Does an Aspirin a Day Keep Cancer Away? — #GeneOTW with PTGS2

With over 100 billion tablets produced (and consumed) yearly,1 aspirin has come a long way from its humble beginnings as the active ingredient in willow bark—a medicinal remedy used since ancient times, by the likes of Hippocrates and Pliny the Elder.  Since its first patented formulation in 1897, aspirin has been heralded as a Wonder Drug, has provided the foundation for Nobel Prize-winning research, and has even played a part in a WWI conspiracy involving Thomas Edison!

 

A pre-1904 Bayer advertisement, promoting Aspirin, Lycetol, Salophen, and Heroin. (Yes, that’s right—heroin. As a cough suppressant. And a “non-addictive morphine substitute”…)

More recently, aspirin has re-entered the scientific spotlight as a potential preventive treatment against colorectal cancer.  But first, to understand how aspirin might mediate this effect, there’s another key biological component to introduce—PTGS2.

PTGS2 (Prostaglandin-Endoperoxidase Synthase 2) is an enzyme responsible for production of prostaglandins; synthesis of these compounds is stimulated in cases of trauma and stress, leading to numerous cellular processes like local inflammation and pain at sites of tissue repair.  Since aspirin (and other NSAIDs like Advil) inhibits PTGS2, its anti-inflammatory and pain-relieving properties result from suppression of prostaglandin levels.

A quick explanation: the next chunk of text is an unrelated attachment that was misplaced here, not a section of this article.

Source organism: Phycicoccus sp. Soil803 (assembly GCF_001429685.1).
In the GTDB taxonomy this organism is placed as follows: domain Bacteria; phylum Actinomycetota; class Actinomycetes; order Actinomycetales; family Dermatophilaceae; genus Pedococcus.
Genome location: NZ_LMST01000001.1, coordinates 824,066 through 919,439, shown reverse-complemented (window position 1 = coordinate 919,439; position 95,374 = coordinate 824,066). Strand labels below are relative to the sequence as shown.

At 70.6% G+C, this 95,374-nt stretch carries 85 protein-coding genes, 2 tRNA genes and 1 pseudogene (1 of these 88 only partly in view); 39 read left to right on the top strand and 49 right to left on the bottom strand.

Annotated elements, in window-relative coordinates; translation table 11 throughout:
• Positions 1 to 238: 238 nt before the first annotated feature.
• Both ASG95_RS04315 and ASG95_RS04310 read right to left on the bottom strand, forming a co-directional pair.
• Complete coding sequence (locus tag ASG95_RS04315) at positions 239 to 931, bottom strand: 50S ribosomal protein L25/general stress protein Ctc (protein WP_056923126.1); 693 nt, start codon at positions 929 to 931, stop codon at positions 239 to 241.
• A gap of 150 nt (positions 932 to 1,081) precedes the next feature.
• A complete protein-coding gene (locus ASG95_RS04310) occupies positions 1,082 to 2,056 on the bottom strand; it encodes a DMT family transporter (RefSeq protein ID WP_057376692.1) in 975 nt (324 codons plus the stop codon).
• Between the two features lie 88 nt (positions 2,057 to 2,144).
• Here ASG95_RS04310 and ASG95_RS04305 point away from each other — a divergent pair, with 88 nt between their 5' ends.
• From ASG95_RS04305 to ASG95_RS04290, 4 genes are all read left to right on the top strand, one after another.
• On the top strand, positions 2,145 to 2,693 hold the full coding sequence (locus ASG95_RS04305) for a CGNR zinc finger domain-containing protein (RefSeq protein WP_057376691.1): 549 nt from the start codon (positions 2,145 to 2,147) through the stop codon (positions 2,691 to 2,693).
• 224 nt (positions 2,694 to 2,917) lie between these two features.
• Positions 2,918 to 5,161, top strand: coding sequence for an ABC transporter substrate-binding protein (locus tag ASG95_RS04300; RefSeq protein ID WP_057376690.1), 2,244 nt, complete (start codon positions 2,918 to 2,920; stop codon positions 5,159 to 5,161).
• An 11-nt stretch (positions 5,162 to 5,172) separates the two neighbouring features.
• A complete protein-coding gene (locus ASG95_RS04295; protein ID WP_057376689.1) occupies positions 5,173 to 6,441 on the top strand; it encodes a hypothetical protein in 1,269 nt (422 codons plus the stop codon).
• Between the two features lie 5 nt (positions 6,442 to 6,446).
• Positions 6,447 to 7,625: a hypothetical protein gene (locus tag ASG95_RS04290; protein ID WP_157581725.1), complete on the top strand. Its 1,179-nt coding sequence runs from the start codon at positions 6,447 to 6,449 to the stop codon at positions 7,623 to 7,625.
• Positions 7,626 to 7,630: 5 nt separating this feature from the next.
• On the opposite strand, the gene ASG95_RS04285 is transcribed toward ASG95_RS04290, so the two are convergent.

3D structure of a PTGS2 dimer—after it’s been inactivated by aspirin.

Unfortunately, the same prostaglandin-induced processes that are so helpful during post-injury repair can occasionally be co-opted by some unwanted guests—tumor cells.  In fact, PTGS2 expression is increased in 86% of colorectal carcinomas, and this elevation of PTGS2 levels is associated with decreased survival of colorectal cancer.2  Besides being pro-inflammatory, prostaglandins are involved in multiple signaling pathways that happen to benefit cancer cells:3

 

Downstream Signaling Target  Function
Cyclin D1 Promotes proliferation
VEGFR Promotes angiogenesis
Bcl-2 Inhibits apoptosis 

Ultimately, abnormal over-expression of PTGS2 can result in the increased proliferation, migration, and invasion of tumor cells, along with new blood vessel growth that supplies the required nutrients for further expansion.4

Aspirin, as a PTGS2 inhibitor, is thus a natural choice to test for prevention of colorectal cancer.  Previously, randomized controlled trials have had mostly positive results, demonstrating decreased risk with aspirin treatment—though not always with statistical significance.5  A recent study, published within the past two weeks, offers an explanation for these mixed outcomes; regular aspirin use is associated with reduced risk of colorectal cancer, but only in certain populations—specifically, in individuals with normally high levels of HPGD, an enzyme that’s enriched in the colon.6

 

Crystals of acetylsalicylic acid (aspirin).